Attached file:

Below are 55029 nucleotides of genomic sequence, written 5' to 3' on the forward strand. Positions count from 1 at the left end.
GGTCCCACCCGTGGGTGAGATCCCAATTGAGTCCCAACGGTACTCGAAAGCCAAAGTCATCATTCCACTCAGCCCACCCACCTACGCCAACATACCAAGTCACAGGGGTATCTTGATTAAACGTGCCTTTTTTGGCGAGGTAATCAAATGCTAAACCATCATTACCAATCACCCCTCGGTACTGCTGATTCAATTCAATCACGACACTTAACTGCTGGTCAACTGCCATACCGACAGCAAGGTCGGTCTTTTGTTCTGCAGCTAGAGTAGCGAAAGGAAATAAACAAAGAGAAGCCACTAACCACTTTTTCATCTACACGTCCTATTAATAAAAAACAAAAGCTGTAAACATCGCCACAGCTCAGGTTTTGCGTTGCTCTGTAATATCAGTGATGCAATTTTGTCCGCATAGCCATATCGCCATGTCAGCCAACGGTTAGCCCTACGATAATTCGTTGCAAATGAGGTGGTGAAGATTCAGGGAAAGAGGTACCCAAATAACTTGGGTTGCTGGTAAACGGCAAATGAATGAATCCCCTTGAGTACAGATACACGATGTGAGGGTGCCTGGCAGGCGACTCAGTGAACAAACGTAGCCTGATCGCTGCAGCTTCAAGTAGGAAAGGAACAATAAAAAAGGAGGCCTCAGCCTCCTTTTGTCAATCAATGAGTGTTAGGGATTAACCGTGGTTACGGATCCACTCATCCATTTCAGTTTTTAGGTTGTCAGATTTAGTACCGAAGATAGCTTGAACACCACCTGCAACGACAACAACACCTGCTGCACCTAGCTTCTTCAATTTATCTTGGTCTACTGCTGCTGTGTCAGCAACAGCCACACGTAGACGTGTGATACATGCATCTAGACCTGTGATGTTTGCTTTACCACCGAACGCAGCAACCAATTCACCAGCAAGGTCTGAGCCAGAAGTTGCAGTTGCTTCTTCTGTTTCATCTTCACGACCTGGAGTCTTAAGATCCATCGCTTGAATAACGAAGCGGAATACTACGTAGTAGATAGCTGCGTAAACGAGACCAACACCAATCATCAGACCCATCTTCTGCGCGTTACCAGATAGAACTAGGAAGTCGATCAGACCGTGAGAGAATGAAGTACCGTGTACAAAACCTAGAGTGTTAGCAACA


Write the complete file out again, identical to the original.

Below are 55029 nucleotides of genomic sequence, written 5' to 3' on the forward strand. Positions count from 1 at the left end.
GGTCCCACCCGTGGGTGAGATCCCAATTGAGTCCCAACGGTACTCGAAAGCCAAAGTCATCATTCCACTCAGCCCACCCACCTACGCCAACATACCAAGTCACAGGGGTATCTTGATTAAACGTGCCTTTTTTGGCGAGGTAATCAAATGCTAAACCATCATTACCAATCACCCCTCGGTACTGCTGATTCAATTCAATCACGACACTTAACTGCTGGTCAACTGCCATACCGACAGCAAGGTCGGTCTTTTGTTCTGCAGCTAGAGTAGCGAAAGGAAATAAACAAAGAGAAGCCACTAACCACTTTTTCATCTACACGTCCTATTAATAAAAAACAAAAGCTGTAAACATCGCCACAGCTCAGGTTTTGCGTTGCTCTGTAATATCAGTGATGCAATTTTGTCCGCATAGCCATATCGCCATGTCAGCCAACGGTTAGCCCTACGATAATTCGTTGCAAATGAGGTGGTGAAGATTCAGGGAAAGAGGTACCCAAATAACTTGGGTTGCTGGTAAACGGCAAATGAATGAATCCCCTTGAGTACAGATACACGATGTGAGGGTGCCTGGCAGGCGACTCAGTGAACAAACGTAGCCTGATCGCTGCAGCTTCAAGTAGGAAAGGAACAATAAAAAAGGAGGCCTCAGCCTCCTTTTGTCAATCAATGAGTGTTAGGGATTAACCGTGGTTACGGATCCACTCATCCATTTCAGTTTTTAGGTTGTCAGATTTAGTACCGAAGATAGCTTGAACACCACCTGCAACGACAACAACACCTGCTGCACCTAGCTTCTTCAATTTATCTTGGTCTACTGCTGCTGTGTCAGCAACAGCCACACGTAGACGTGTGATACATGCATCTAGACCTGTGATGTTTGCTTTACCACCGAACGCAGCAACCAATTCACCAGCAAGGTCTGAGCCAGAAGTTGCAGTTGCTTCTTCTGTTTCATCTTCACGACCTGGAGTCTTAAGATCCATCGCTTGAATAACGAAGCGGAATACTACGTAGTAGATAGCTGCGTAAACGAGACCAACACCAATCATCAGACCCATCTTCTGCGCGTTACCAGATAGAACTAGGAAGTCGATCAGACCGTGAGAGAATGAAGTACCGTGTACAAAACCTAGAGTGTTAGCAACA